“She hasn't actually said that my chances are even better if I go on to produce five or six kids, but I doubt she thinks it would hurt.”

“Hey,” said Terese, “how much trouble can you get into with five or six kids around?”

“She really thinks,” said Rowena, “she really thinks I'm Tainted.”

“She'll get over it,” Terese said again. “It's just a shock-of-discovery thing. A disillusionment thing. Eventually she'll settle down and see that you're still you and all that terribly profound stuff.”

“And I thought I needed an escape before,” Rowena said. “You know, I have this fear that she's going to try and stop me from going. Save me from a Week of Sin.”

“How? What could she do?” Terese put her spoon down. “You haven't gone and told her where you'll be, have you?”

“You think I'm an idiot? Of course I haven't. And I've warned Sammy not to, in case she asks him.” Rowena raised her glass. “He laughed.”

“Sure,” Terese said. “See how silly you're being? I mean, imagine, actually speaking to your daughter's ravisher.”

Rowena groaned.

@>--->---          @>--->---          @>--->---

“Oh, Beth, hi. Thanks for calling.”

“You're welcome, but I'm afraid I've got bad news for you.”

“No dice, huh?” Rowena sat down, a little heavily. She looked across the room at Linus, innocently chewing his rope toy.

“No dice. She's on vacation herself that week.”

Rowena sighed. “Oh, well.”

“Feel free to hate her for it; she's got three weeks.” Beth paused. “Anybody else left?”

“I don't remember how much of this I told you already. The place the vet recommended is full up already, believe it or not, and the place they recommended won't answer the phone. Which kind of makes me wonder about the first place, frankly. I can't use the place Sammy uses because they only take cats, and when I called to ask them for a recommendation, they recommended the same place the vet did.”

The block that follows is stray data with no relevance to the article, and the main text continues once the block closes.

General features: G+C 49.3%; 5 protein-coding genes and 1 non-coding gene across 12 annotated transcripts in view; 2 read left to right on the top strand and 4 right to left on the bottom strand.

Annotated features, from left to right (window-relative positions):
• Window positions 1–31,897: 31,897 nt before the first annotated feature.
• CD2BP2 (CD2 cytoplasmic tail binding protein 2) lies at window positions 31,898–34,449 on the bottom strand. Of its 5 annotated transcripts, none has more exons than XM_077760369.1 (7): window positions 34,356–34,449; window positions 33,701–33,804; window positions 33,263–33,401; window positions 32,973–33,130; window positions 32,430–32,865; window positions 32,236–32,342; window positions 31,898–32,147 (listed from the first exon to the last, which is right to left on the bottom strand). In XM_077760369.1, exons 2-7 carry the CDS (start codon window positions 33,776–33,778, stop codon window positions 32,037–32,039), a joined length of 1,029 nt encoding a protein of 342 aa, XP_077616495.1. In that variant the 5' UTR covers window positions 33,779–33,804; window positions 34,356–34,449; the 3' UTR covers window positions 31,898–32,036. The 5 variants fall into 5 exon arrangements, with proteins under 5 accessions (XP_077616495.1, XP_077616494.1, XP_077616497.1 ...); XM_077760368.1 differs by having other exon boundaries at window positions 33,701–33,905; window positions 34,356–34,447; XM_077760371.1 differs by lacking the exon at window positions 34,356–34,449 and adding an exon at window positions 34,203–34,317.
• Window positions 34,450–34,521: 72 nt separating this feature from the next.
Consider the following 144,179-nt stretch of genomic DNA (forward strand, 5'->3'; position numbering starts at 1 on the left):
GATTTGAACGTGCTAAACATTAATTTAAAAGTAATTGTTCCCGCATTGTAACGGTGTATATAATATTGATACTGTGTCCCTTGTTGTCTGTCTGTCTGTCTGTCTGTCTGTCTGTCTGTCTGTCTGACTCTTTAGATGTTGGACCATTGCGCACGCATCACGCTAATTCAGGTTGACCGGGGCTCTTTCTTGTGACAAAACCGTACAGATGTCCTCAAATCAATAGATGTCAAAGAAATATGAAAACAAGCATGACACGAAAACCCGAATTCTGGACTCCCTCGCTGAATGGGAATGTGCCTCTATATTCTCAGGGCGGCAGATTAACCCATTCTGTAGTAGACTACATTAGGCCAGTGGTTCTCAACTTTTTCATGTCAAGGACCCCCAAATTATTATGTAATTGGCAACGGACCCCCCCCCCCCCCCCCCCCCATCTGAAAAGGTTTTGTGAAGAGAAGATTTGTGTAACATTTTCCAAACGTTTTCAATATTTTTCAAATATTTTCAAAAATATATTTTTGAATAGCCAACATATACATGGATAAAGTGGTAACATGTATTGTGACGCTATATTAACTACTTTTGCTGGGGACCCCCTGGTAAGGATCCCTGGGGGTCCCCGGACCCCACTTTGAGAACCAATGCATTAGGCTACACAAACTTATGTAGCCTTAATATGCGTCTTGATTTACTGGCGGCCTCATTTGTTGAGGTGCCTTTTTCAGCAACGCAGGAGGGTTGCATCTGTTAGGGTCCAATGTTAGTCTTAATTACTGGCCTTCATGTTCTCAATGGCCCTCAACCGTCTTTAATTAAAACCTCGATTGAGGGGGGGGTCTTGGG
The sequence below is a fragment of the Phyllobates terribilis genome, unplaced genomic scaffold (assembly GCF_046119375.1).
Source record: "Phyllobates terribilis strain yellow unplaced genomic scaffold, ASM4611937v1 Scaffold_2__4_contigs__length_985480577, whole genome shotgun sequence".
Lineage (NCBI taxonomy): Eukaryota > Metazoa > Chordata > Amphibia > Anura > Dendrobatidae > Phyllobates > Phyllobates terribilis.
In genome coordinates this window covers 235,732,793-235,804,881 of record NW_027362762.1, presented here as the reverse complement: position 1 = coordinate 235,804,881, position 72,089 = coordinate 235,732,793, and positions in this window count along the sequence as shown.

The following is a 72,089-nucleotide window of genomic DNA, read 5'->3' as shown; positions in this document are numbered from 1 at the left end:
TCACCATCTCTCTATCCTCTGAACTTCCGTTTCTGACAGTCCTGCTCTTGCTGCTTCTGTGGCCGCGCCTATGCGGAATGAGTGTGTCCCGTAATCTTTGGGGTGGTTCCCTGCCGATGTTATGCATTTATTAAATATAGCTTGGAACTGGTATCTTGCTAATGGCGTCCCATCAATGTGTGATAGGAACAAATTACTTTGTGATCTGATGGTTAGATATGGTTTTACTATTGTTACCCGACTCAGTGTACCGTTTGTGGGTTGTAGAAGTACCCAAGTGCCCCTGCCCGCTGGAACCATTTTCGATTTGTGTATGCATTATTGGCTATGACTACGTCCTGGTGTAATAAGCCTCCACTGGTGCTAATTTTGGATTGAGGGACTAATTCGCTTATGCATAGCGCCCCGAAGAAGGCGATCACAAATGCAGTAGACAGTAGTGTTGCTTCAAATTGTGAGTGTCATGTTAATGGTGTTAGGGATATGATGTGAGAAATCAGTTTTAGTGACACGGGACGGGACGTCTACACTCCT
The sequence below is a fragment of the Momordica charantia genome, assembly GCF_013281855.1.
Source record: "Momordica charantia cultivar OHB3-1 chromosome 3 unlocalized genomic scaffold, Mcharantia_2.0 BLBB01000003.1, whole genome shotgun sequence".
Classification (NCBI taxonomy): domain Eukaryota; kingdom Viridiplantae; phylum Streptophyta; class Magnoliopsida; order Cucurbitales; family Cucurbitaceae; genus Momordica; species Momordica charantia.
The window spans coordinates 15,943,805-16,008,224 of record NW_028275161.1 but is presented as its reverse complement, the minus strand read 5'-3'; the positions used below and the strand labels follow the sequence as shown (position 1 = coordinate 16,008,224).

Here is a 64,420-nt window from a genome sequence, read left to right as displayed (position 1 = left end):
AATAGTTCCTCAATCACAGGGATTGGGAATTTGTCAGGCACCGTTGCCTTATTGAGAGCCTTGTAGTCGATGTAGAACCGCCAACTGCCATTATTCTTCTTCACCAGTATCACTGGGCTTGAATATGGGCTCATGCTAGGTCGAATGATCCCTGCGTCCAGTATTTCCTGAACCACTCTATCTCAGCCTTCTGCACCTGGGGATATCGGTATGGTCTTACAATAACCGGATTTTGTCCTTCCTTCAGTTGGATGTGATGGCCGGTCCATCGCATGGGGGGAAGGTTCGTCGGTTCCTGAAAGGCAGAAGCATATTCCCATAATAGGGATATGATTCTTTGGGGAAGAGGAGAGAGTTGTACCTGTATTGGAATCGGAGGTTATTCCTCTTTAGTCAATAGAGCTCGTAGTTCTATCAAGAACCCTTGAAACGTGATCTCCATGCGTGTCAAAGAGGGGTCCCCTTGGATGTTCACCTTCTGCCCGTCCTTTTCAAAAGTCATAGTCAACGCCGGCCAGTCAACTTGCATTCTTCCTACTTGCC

“What about that relative of yours you thought you'd call?”

“No go; she's got a boyfriend now who's allergic.”

“Living with her, or just . . . ?”

“Living with her. And the other one I was going to call has gone and disappeared.”

“If you don't mind leaving him there at your place, I could come by once or twice a day,” Beth offered.

“I'd hate to drag you around like that, with your schedule change and everything—oh, yeah, your schedule. You'd be wandering in and out at all these ungodly hours—”

“What about Terese?”

“We don't think Linus would get along with Bonnie and Clyde.”

“But maybe she could—”

“If I sound desperate enough she might. She doesn't want to come here because she thinks she'll kill my plants.”

Beth laughed. “For Pete's sake,” she said. “Look, I'll take care of your plants. Okay? You can leave 'em there or take 'em to my place; my landlord is not gonna throw me out for plants.

“Oh, Beth. Thank you.”

“No problem.”

Rowena made a few arrangements, thanked Beth again, and hung up. She went to the cupboard and got a teabag and a cup, then put water on to boil. Next she would call Terese and—

The phone rang. Rowena picked it up. “Hello?”

“I wish you'd reconsider,” her mother said.

“Mom, I've already explained—”

“A mother worries,” her mother went on. “You have no idea how a mother worries.”

“I think I have an idea.”